Sen. Joe Manchin joins Marion Co., West Virginia, leaders for legislative wrap up

by John Mark Shaver FAIRMONT NEWS EDITOR May 7, 2021

U.S. Sen. Joe Machin, D-W.Va., speaks about issues facing Marion County during a 2021 legislative wrap-up sponsored by the Marion Chamber of Commerce on Friday.
Staff photo by John Mark Shaver

FAIRMONT, W.Va. (WV News) — The Marion County Chamber of Commerce held a 2021 legislative wrap-up Friday afternoon, giving U.S. Sen. Joe Manchin, D-W.Va., along with state lawmakers, a chance to speak about their work in Washington and Charleston.

Manchin discussed issues including unemployment benefits, D.C. statehood and the minimum wage.

“The biggest challenge we’re having around the country and in the state is getting people back to work,” Manchin said. “Everyone (should be) vaccinated, and it’s their fault if they’re not. … It’s about having our state open back up and our country open back up, and it should not be for lack of workers.”

He also spoke about the state of health care in West Virginia, and how he’s pushing for more funding to go to rural areas.

“We had three hospitals close in the state in West Virginia, and that’s ridiculous,” Manchin said. “You’re in a health-care crisis, and there are hospitals closing because of the model they use for (funding). All of the monies that should be coming down should have 20% offset for rural hospitals and rural anything. If you don’t, what happens is scales of economy doesn’t work for us.”

Marion County’s four representatives in the state Legislature also spoke at the wrap-up, including state Sen. Mike Caputo.

Caputo had his own piece to say about the unemployment issue.

State Sen Mike Caputo, D-Marion, discusses the John Manchin Health Center during Friday afternoon’s legislative wrap-up.
Staff photo by John Mark Shaver

“Nobody that I know of wants to be on unemployment,” Caputo said. “We all want to be working, but the pandemic has created a lot of situations for people that put them in dire traits financially, quite frankly. I’m supportive of an increase in unemployment, but I do believe that if there’s a job available, then it’s time to go back as long as we can do it safely.”

Caputo also said one of the highlights of the 2021 West Virginia legislative session was the work that he and his fellow Marion County representatives were able to do to save the John Manchin Health Center, which other legislators proposed to close.

“It was certainly a highlight for our area,” Caputo said. “We were certainly concerned about it. A bill came out of the House and it had a lot of horsepower. A lot of key players were sponsoring the bill. Thankfully, our colleagues in the House were able to squash it over there. I was putting a gameplan together with some of my colleagues across the aisle … and we were chatting on a regular basis in case it did make it out of the House.”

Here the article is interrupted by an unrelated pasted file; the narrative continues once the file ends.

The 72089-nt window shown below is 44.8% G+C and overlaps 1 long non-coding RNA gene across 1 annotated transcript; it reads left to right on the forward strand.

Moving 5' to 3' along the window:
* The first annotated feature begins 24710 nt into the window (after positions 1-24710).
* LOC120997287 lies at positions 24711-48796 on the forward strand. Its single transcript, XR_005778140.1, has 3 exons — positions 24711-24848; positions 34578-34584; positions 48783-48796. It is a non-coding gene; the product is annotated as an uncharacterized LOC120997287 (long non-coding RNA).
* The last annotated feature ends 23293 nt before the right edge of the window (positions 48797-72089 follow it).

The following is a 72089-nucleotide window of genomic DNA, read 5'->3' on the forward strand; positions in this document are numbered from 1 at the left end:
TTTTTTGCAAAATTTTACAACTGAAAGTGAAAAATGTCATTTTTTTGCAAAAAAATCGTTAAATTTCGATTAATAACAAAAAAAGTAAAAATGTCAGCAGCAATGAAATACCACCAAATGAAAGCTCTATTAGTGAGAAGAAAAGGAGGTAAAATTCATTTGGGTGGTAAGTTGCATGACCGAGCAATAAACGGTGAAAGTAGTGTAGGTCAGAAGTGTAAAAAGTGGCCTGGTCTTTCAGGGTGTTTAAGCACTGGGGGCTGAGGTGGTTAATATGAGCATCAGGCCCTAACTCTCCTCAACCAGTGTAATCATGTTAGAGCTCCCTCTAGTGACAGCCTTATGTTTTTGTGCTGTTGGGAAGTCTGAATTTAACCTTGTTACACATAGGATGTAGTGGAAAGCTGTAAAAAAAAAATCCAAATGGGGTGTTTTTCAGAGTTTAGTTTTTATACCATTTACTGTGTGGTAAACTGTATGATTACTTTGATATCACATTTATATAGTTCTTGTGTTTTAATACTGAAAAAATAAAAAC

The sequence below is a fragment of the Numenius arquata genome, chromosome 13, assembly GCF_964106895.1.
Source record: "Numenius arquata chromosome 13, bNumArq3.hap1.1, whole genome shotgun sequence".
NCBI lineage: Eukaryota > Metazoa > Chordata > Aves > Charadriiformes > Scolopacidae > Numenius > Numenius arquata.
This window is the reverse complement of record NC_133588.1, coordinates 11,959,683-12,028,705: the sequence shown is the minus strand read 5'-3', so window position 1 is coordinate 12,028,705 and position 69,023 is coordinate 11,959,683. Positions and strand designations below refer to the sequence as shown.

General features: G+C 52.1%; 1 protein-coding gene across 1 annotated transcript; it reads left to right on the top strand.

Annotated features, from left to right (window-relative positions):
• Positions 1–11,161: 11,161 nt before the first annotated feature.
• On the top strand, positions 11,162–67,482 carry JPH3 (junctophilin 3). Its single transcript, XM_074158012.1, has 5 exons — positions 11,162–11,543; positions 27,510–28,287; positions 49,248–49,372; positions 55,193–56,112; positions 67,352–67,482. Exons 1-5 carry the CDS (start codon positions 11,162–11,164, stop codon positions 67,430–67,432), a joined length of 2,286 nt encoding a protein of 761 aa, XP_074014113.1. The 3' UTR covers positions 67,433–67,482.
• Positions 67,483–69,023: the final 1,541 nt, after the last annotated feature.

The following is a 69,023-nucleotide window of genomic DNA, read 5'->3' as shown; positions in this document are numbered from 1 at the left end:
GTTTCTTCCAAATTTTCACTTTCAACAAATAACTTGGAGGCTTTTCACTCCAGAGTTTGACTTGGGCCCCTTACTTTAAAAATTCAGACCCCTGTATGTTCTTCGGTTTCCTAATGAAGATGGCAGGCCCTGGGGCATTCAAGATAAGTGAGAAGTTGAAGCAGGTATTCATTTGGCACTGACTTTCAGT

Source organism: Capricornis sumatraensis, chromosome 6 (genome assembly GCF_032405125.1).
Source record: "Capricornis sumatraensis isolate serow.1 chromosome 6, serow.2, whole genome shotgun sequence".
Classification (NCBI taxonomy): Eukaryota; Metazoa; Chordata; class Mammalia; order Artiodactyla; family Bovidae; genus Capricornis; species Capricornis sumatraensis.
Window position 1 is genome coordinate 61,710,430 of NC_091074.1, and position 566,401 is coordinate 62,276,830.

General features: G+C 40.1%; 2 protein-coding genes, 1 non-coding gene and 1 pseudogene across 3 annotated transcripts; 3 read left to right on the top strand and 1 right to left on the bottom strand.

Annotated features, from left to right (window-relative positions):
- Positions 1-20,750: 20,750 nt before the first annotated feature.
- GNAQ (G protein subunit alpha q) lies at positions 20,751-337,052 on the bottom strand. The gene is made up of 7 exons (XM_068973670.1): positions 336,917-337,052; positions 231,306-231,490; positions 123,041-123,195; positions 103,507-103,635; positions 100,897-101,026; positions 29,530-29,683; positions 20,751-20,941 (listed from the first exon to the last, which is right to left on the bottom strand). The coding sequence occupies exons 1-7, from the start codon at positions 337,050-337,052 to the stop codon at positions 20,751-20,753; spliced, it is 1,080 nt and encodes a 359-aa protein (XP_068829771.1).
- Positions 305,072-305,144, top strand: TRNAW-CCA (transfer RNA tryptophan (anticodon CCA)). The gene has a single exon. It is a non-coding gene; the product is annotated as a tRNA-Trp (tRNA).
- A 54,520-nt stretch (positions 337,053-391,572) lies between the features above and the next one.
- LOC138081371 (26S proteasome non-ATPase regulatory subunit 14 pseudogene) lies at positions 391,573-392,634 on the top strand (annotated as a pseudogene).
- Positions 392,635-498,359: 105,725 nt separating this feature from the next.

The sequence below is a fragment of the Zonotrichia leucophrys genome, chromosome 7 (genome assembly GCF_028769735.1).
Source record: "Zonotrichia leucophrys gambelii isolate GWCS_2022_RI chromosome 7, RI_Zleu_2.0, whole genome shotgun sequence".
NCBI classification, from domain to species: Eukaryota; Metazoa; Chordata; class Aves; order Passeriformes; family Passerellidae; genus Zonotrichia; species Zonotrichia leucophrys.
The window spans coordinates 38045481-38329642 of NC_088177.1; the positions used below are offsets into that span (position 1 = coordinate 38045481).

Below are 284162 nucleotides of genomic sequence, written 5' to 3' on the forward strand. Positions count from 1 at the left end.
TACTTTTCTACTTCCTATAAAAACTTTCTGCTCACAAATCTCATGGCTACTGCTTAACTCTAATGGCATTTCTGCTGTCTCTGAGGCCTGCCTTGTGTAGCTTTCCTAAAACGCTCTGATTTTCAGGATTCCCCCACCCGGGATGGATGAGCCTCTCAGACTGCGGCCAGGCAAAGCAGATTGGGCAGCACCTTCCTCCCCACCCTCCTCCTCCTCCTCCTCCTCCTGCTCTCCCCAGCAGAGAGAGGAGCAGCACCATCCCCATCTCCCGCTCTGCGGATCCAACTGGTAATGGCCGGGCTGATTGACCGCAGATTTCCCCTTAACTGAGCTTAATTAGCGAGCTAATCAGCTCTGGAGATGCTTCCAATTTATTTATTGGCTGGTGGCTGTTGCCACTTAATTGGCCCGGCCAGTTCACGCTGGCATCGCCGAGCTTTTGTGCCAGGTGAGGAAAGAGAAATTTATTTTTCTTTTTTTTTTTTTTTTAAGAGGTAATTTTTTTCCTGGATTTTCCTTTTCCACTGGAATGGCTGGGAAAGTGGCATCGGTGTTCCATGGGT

The other three Marion County representatives, all in the House of Delegates, also championed the John Manchin Health Center, including Del. Joey Garcia.

“We had a number of different nursing homes facilities, including (those) in Mason County and in Preston County and in the Beckley area. What was impressive was that we immediately went to see for ourselves to see the facts. …

A variety of Marion County officials gathered at the Robert H. Mollohan Research Center Friday afternoon to attend the 2021 legislative wrap up hosted by the Marion County Chamber of Commerce.
Staff photo by John Mark Shaver

“(That health center) is so important.”

Del. Guy Ward said he favored several passed bills during the session, including several pro-gun bills, including one that halted a sales tax on ammunition. He was also the lead sponsor on HB 3089, a bill that made utility workers essential workers during a state of emergency. He said this bill’s passing was one of his top accomplishments of the session.

“It was a good bill,” Ward said. “The governor had to make an executive order to allow them to work during the pandemic, and we said that it shouldn’t have to be that way. Anytime there’s a state of emergency, we should be able to keep them working. … Now, if we have another state of emergency declared by the governor, they can just keep on working. They don’t have to stop.”

Del. Phil Mallow, too, had good things to say about the session, and he believes that the House and State Senate passed several bills that will allow for increased business opportunities in the Mountain State.

“There were a lot of bills that were passed … that make it better and easier for businesses in West Virginia,” Mallow said. “A lot of it had to do with licensing and old, outdated regulations and rules.”

Fairmont News Editor John Mark Shaver can be reached at 304-844-8485 or [email protected].

Article as originally published by on May 7, 2021.